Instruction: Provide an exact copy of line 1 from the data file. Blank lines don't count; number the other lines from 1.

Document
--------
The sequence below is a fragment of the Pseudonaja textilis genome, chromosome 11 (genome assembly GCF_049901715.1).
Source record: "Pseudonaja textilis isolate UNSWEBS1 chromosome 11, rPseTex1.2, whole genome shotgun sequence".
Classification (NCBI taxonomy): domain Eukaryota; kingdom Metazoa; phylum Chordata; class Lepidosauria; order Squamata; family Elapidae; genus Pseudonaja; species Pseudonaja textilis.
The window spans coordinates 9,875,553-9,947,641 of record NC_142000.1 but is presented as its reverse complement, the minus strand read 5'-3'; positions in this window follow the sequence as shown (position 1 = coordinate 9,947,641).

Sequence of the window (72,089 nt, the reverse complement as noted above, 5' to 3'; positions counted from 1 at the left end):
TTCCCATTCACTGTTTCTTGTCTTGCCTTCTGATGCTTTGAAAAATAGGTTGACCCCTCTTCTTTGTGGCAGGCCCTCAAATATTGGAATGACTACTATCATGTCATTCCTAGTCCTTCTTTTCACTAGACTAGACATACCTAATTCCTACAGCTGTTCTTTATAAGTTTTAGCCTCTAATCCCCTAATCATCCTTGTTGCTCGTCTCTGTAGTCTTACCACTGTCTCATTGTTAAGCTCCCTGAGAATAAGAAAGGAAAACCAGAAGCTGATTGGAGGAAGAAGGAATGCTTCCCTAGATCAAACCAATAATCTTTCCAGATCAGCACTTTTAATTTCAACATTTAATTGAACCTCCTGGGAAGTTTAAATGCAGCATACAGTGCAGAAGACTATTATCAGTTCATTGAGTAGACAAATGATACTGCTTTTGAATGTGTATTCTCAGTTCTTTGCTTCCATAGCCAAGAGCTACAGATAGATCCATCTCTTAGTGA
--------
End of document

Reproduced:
The sequence below is a fragment of the Pseudonaja textilis genome, chromosome 11 (genome assembly GCF_049901715.1).